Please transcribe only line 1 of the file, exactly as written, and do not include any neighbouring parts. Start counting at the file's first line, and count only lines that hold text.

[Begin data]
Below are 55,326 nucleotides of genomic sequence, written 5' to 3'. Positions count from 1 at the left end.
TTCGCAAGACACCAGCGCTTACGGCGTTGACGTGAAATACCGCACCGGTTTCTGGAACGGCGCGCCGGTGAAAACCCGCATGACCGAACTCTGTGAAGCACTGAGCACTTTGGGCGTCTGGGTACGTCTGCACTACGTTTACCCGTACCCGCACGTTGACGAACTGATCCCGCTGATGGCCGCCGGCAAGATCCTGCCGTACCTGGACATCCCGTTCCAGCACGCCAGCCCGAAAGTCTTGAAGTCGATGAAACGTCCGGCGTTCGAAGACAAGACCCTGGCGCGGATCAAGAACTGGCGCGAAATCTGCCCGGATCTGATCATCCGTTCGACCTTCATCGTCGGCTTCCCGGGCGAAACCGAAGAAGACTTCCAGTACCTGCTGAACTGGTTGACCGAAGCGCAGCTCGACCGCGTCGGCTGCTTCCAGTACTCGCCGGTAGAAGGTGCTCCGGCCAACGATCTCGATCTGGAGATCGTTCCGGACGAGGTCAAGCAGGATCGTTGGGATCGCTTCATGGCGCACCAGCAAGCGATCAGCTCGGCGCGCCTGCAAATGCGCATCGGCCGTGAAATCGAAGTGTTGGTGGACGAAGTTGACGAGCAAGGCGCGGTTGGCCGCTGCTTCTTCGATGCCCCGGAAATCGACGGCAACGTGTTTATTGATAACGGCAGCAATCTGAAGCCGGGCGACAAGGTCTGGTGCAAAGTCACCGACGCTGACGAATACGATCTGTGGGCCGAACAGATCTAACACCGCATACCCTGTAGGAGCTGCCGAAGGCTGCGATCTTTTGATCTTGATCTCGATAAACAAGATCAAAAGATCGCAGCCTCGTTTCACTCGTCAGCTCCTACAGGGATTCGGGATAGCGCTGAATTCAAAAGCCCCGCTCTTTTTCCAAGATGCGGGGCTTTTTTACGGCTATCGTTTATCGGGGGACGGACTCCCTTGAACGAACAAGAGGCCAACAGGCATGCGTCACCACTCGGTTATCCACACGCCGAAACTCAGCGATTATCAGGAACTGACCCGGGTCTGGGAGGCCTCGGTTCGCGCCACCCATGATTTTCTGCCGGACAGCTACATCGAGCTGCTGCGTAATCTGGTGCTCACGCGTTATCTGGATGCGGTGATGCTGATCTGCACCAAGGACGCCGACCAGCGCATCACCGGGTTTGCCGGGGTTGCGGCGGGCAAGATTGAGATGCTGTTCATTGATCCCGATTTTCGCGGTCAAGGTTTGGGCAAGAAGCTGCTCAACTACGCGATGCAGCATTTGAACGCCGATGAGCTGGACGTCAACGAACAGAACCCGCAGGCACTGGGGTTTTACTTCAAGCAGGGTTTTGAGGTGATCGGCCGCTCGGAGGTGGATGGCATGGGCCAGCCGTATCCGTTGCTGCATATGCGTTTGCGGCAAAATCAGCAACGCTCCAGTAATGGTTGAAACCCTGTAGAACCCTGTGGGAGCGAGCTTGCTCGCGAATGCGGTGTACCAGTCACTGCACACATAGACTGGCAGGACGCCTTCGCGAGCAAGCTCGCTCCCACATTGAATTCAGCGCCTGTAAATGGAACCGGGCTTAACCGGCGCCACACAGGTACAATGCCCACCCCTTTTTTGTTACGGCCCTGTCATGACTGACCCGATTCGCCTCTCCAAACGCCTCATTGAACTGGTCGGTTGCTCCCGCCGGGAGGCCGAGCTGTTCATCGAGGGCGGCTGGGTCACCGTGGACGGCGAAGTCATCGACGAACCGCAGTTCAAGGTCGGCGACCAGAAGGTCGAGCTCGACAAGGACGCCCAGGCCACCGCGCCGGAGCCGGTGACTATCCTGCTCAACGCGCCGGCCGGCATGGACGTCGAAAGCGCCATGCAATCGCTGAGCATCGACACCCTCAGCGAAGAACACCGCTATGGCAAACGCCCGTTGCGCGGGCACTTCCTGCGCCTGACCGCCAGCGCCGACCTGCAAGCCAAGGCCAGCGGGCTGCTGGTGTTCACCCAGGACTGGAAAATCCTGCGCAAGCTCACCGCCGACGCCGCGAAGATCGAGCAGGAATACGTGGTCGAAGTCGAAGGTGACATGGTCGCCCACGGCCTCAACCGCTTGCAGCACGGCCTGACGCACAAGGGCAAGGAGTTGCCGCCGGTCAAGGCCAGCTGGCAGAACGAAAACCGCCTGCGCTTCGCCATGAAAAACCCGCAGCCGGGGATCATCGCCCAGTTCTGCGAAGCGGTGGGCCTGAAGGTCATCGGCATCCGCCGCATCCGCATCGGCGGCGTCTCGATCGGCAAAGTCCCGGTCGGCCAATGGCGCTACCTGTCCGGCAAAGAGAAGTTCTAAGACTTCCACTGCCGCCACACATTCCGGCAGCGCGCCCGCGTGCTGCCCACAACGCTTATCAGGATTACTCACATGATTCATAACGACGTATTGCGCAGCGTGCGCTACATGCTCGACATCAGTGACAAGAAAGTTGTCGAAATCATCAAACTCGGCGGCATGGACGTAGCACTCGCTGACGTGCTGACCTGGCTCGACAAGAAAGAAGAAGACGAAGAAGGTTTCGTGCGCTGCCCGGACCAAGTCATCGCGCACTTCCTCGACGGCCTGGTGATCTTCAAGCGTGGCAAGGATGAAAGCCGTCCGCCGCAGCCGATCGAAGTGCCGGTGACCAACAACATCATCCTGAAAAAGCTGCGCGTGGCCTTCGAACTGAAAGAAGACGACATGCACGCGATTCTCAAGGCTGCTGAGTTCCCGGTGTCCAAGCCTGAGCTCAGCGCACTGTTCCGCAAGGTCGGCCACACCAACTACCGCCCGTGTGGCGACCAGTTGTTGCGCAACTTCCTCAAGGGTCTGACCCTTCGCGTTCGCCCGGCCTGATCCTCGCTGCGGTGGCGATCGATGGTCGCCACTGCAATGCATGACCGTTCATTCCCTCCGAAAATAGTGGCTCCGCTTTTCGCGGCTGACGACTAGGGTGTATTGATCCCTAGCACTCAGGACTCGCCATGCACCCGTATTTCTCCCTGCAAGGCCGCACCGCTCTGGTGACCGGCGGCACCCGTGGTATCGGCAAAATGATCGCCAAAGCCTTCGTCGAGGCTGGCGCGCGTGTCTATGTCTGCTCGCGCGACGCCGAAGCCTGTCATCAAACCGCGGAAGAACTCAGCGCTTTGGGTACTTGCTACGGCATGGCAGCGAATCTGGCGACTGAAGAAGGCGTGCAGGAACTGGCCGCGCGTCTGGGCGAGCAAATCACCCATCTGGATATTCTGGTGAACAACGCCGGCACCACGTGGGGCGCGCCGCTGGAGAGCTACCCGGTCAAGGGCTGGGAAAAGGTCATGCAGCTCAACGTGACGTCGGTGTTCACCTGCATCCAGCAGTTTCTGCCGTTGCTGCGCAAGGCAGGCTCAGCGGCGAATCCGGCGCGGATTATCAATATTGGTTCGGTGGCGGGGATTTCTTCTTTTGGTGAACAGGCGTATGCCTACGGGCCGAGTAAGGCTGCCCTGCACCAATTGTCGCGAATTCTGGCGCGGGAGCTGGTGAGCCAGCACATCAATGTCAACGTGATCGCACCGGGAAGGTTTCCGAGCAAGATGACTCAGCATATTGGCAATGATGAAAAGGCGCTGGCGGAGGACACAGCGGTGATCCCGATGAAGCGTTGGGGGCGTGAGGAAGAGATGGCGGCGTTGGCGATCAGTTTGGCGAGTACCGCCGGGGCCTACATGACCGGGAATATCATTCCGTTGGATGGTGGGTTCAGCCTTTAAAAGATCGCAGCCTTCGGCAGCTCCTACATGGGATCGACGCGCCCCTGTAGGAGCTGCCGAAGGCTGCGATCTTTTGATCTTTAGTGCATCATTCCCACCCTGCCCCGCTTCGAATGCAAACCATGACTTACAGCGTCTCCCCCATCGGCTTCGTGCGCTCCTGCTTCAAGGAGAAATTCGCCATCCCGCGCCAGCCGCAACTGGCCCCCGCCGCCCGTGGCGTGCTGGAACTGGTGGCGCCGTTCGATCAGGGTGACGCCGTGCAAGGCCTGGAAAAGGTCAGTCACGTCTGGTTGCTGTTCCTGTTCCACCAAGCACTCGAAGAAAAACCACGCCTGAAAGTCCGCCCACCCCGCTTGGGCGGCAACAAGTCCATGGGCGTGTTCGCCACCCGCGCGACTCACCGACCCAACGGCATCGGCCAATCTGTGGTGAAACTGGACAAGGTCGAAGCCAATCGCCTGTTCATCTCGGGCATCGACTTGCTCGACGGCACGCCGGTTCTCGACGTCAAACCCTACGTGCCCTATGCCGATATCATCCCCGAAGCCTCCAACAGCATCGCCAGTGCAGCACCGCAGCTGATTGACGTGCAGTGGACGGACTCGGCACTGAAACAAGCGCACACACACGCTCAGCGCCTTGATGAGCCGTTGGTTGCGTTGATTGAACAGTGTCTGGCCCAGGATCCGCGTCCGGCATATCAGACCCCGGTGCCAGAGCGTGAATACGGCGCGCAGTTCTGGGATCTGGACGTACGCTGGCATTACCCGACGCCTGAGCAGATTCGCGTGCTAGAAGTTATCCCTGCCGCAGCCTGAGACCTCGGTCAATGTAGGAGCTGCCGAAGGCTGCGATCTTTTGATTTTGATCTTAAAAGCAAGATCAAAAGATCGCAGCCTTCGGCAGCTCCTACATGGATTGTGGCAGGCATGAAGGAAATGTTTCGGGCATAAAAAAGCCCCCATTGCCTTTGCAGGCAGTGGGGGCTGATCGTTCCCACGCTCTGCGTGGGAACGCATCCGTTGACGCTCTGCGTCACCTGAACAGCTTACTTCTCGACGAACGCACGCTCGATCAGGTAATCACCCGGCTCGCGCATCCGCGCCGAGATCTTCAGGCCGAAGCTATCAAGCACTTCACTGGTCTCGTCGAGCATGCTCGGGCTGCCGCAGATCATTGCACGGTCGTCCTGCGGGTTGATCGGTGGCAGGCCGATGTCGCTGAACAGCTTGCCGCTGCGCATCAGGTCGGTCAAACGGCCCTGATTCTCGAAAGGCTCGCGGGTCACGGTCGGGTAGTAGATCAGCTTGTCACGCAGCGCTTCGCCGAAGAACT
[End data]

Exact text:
Below are 55,326 nucleotides of genomic sequence, written 5' to 3'. Positions count from 1 at the left end.